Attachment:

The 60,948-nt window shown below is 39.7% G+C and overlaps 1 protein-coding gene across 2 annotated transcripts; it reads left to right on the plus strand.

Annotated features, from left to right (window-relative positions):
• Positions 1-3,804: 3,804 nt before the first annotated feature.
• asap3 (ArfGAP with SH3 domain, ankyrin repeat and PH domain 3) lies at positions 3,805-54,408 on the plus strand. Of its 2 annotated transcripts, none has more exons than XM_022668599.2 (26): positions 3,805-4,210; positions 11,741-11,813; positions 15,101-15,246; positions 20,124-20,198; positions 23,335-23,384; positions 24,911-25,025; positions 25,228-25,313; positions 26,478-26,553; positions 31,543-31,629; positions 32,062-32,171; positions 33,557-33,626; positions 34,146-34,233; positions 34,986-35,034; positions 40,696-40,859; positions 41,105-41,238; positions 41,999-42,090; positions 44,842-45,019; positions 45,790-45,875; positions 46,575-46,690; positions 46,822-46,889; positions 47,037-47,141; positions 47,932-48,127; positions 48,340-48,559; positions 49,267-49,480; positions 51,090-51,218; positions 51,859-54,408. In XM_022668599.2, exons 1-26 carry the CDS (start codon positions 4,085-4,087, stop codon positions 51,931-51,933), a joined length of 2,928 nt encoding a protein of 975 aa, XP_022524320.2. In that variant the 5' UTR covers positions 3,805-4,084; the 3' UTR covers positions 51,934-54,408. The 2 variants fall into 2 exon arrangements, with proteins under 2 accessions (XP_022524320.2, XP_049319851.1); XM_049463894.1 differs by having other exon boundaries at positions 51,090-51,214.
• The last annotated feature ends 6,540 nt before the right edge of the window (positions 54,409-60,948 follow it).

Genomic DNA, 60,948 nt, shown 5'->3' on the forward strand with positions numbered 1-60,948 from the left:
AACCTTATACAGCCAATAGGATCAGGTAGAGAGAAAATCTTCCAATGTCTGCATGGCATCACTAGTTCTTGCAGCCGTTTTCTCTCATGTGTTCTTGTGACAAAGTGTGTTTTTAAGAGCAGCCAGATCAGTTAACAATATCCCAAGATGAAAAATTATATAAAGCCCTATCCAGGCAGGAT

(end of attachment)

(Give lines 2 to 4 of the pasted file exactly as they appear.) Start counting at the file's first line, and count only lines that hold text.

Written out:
Annotated features, from left to right (window-relative positions):
• Positions 1-3,804: 3,804 nt before the first annotated feature.
• asap3 (ArfGAP with SH3 domain, ankyrin repeat and PH domain 3) lies at positions 3,805-54,408 on the plus strand. Of its 2 annotated transcripts, none has more exons than XM_022668599.2 (26): positions 3,805-4,210; positions 11,741-11,813; positions 15,101-15,246; positions 20,124-20,198; positions 23,335-23,384; positions 24,911-25,025; positions 25,228-25,313; positions 26,478-26,553; positions 31,543-31,629; positions 32,062-32,171; positions 33,557-33,626; positions 34,146-34,233; positions 34,986-35,034; positions 40,696-40,859; positions 41,105-41,238; positions 41,999-42,090; positions 44,842-45,019; positions 45,790-45,875; positions 46,575-46,690; positions 46,822-46,889; positions 47,037-47,141; positions 47,932-48,127; positions 48,340-48,559; positions 49,267-49,480; positions 51,090-51,218; positions 51,859-54,408. In XM_022668599.2, exons 1-26 carry the CDS (start codon positions 4,085-4,087, stop codon positions 51,931-51,933), a joined length of 2,928 nt encoding a protein of 975 aa, XP_022524320.2. In that variant the 5' UTR covers positions 3,805-4,084; the 3' UTR covers positions 51,934-54,408. The 2 variants fall into 2 exon arrangements, with proteins under 2 accessions (XP_022524320.2, XP_049319851.1); XM_049463894.1 differs by having other exon boundaries at positions 51,090-51,214.